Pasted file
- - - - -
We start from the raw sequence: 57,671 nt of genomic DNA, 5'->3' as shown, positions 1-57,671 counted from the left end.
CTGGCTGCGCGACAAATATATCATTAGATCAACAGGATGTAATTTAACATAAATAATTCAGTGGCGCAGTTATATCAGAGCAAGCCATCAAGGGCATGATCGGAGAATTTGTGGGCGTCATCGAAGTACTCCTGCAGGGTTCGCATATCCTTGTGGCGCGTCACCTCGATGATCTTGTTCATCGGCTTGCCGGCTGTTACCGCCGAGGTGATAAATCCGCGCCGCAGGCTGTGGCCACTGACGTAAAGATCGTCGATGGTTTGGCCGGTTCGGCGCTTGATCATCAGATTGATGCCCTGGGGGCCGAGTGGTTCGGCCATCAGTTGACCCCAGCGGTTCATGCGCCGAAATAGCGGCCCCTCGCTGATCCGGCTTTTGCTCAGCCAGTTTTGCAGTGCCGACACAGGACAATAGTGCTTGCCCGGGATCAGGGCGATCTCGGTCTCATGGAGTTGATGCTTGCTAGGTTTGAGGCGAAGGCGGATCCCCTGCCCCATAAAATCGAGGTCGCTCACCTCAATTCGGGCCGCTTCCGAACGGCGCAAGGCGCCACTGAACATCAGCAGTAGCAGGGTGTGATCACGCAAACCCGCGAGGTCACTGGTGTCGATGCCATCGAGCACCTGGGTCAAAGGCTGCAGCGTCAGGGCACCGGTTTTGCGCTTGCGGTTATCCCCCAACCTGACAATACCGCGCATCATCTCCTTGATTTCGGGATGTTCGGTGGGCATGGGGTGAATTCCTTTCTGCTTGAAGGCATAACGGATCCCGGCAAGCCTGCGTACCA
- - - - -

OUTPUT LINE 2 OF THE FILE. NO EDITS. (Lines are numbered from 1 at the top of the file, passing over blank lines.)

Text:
CTGGCTGCGCGACAAATATATCATTAGATCAACAGGATGTAATTTAACATAAATAATTCAGTGGCGCAGTTATATCAGAGCAAGCCATCAAGGGCATGATCGGAGAATTTGTGGGCGTCATCGAAGTACTCCTGCAGGGTTCGCATATCCTTGTGGCGCGTCACCTCGATGATCTTGTTCATCGGCTTGCCGGCTGTTACCGCCGAGGTGATAAATCCGCGCCGCAGGCTGTGGCCACTGACGTAAAGATCGTCGATGGTTTGGCCGGTTCGGCGCTTGATCATCAGATTGATGCCCTGGGGGCCGAGTGGTTCGGCCATCAGTTGACCCCAGCGGTTCATGCGCCGAAATAGCGGCCCCTCGCTGATCCGGCTTTTGCTCAGCCAGTTTTGCAGTGCCGACACAGGACAATAGTGCTTGCCCGGGATCAGGGCGATCTCGGTCTCATGGAGTTGATGCTTGCTAGGTTTGAGGCGAAGGCGGATCCCCTGCCCCATAAAATCGAGGTCGCTCACCTCAATTCGGGCCGCTTCCGAACGGCGCAAGGCGCCACTGAACATCAGCAGTAGCAGGGTGTGATCACGCAAACCCGCGAGGTCACTGGTGTCGATGCCATCGAGCACCTGGGTCAAAGGCTGCAGCGTCAGGGCACCGGTTTTGCGCTTGCGGTTATCCCCCAACCTGACAATACCGCGCATCATCTCCTTGATTTCGGGATGTTCGGTGGGCATGGGGTGAATTCCTTTCTGCTTGAAGGCATAACGGATCCCGGCAAGCCTGCGTACCA